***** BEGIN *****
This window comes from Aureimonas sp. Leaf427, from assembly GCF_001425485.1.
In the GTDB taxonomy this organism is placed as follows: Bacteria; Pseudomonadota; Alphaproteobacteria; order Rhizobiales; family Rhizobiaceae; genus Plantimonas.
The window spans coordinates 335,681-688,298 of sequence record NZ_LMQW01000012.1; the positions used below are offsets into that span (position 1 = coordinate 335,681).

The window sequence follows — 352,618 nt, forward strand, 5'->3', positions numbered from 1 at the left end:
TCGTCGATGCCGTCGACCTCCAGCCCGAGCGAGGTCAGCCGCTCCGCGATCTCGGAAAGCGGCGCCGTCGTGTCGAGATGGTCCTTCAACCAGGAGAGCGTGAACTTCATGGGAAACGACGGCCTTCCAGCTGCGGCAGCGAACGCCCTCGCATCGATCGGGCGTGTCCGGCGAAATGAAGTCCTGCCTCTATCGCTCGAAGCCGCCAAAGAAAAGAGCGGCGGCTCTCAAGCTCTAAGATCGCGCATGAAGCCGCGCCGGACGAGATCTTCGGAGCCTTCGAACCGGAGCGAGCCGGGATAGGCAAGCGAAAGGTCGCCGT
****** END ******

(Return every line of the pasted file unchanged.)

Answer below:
This window comes from Aureimonas sp. Leaf427, from assembly GCF_001425485.1.
In the GTDB taxonomy this organism is placed as follows: Bacteria; Pseudomonadota; Alphaproteobacteria; order Rhizobiales; family Rhizobiaceae; genus Plantimonas.
The window spans coordinates 335,681-688,298 of sequence record NZ_LMQW01000012.1; the positions used below are offsets into that span (position 1 = coordinate 335,681).

The window sequence follows — 352,618 nt, forward strand, 5'->3', positions numbered from 1 at the left end:
TCGTCGATGCCGTCGACCTCCAGCCCGAGCGAGGTCAGCCGCTCCGCGATCTCGGAAAGCGGCGCCGTCGTGTCGAGATGGTCCTTCAACCAGGAGAGCGTGAACTTCATGGGAAACGACGGCCTTCCAGCTGCGGCAGCGAACGCCCTCGCATCGATCGGGCGTGTCCGGCGAAATGAAGTCCTGCCTCTATCGCTCGAAGCCGCCAAAGAAAAGAGCGGCGGCTCTCAAGCTCTAAGATCGCGCATGAAGCCGCGCCGGACGAGATCTTCGGAGCCTTCGAACCGGAGCGAGCCGGGATAGGCAAGCGAAAGGTCGCCGT